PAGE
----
Tamil New Year Recipes/ Varsha Pirappu RecipesJump to recipe
Puthandu or Varsha Pirappu is observed to mark the beginning of the Tamil New Year. As per Mythology, Lord Brahma created the world on this day. Tamil New Year falls on April 14 th on most years. Other than Tamil Nadu and other southern states, many other states also celebrate their new year on this day. While in Punjab they celebrate Baisakhi, West Bengal celebrates Poila Baisakh, in the west Gujarathis celebrate Cheti Chand, and the Malayalis in Kerala celebrate Vishu. Whatever the name of the festival, the goal is one. Which is to bring in positivity, new hopes and dreams.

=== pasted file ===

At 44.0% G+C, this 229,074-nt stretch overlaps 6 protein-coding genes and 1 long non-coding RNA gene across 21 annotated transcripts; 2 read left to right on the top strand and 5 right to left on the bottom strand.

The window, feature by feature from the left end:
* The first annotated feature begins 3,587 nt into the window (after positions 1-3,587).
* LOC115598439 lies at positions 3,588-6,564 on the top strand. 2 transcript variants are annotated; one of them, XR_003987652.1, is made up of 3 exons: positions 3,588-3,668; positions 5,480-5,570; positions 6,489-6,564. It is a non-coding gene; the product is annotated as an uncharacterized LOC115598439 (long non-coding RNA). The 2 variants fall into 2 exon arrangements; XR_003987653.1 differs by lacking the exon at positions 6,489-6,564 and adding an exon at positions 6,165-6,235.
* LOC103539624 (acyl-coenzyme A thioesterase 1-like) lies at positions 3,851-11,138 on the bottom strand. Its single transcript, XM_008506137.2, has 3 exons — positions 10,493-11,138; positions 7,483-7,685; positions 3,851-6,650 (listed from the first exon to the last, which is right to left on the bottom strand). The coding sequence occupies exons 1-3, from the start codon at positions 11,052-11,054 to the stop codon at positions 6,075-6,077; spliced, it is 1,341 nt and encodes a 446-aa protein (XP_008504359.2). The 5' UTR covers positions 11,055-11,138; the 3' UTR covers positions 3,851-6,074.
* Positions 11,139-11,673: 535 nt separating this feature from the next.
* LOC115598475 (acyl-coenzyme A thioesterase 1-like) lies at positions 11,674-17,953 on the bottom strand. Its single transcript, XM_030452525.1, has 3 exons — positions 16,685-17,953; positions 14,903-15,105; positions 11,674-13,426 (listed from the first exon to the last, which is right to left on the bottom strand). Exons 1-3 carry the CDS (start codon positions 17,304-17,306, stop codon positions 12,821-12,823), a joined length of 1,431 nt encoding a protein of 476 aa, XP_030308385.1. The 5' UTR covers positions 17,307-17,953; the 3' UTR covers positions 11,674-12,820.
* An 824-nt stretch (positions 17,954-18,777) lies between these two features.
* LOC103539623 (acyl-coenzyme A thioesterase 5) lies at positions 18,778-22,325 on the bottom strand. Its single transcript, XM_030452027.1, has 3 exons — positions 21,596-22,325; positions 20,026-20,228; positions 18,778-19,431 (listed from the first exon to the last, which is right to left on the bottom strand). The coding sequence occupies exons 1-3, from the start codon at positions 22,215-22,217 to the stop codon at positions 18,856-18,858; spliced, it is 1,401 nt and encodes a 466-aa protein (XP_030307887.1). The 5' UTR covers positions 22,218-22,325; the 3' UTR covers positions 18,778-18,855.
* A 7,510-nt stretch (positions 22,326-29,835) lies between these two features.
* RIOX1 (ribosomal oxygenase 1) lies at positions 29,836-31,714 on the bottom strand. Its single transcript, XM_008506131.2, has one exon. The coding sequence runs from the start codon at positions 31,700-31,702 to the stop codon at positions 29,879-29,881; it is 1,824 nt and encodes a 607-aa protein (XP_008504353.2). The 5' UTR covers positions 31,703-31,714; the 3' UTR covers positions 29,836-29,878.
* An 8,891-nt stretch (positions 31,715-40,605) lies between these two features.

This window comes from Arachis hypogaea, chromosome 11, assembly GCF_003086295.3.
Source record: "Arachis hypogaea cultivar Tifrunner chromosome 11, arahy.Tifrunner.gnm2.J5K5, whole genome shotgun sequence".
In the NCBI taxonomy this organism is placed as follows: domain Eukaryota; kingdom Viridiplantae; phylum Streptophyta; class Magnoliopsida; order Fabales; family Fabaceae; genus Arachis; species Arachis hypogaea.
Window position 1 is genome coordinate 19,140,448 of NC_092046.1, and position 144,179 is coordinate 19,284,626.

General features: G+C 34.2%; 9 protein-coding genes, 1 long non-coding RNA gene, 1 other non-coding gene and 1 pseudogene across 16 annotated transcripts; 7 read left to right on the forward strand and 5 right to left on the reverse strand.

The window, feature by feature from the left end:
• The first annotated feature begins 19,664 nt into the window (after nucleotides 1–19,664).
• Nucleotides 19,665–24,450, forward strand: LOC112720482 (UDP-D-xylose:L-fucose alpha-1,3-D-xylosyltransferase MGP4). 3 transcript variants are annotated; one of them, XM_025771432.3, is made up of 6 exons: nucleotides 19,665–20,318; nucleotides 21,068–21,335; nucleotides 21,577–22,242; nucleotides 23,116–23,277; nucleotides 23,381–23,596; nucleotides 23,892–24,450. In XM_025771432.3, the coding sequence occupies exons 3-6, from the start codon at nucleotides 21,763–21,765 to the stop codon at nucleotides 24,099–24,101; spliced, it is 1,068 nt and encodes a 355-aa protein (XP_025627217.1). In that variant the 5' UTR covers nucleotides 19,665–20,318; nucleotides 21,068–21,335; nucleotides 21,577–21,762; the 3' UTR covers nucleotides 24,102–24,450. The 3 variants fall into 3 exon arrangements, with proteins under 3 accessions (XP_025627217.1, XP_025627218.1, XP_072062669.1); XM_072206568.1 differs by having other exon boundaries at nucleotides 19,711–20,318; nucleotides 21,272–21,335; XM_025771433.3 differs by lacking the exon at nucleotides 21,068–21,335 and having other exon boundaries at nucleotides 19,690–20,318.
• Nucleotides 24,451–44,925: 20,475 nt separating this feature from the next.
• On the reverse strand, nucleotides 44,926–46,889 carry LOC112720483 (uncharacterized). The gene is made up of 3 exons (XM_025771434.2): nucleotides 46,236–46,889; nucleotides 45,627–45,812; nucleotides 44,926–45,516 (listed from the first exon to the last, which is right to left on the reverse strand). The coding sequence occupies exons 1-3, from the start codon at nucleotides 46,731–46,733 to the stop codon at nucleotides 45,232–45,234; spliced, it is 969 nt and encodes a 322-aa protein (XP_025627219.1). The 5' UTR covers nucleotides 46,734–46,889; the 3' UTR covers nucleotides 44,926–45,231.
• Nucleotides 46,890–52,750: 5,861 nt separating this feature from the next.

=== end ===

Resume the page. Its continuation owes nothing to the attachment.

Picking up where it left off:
In Tamil Nadu an elaborate meal is cooked on this day and served in a Plaintain leaf. The Tamilian “Sapadu”/meal starts with a Sweet dish first, and is mostly Payasam/Kheer/milk pudding. So, on the leaf, first goes a trickle of Kheer(and it is just a trickle), then a stir fry Subji/Vegetable, followed by Kootu/ a mix of vegetable and dal, Morkhuzhambu/Kadi, Raita, Mango Pachadi (raw mango chutney is the highlight dish of New year, as on this day, Neem flowers are added to it. This Pachadi sums up our life which has moments of happiness, bitterness, fun and spiciness. ). Next Rice topped with ghee, plain untempered Dal, is served. Then come Sambar, which is followed by the Mor Kuzhambu, and Parupu Vadai( lentil fritters). Now the soothing Rasam is served. At this point, one is at mid meal. Now a huge serving of Kheer/Payasam is poured. (this is why it was just a trickle at the begining). However, scientific explanation to why Kheer is served after Rasam, and before Curd rice, is that, it does not obstruct digestion. Usually anything sour is avoided after milk based sweet dishes. This is how much wisdom our ancestors had, even before research in this direction began.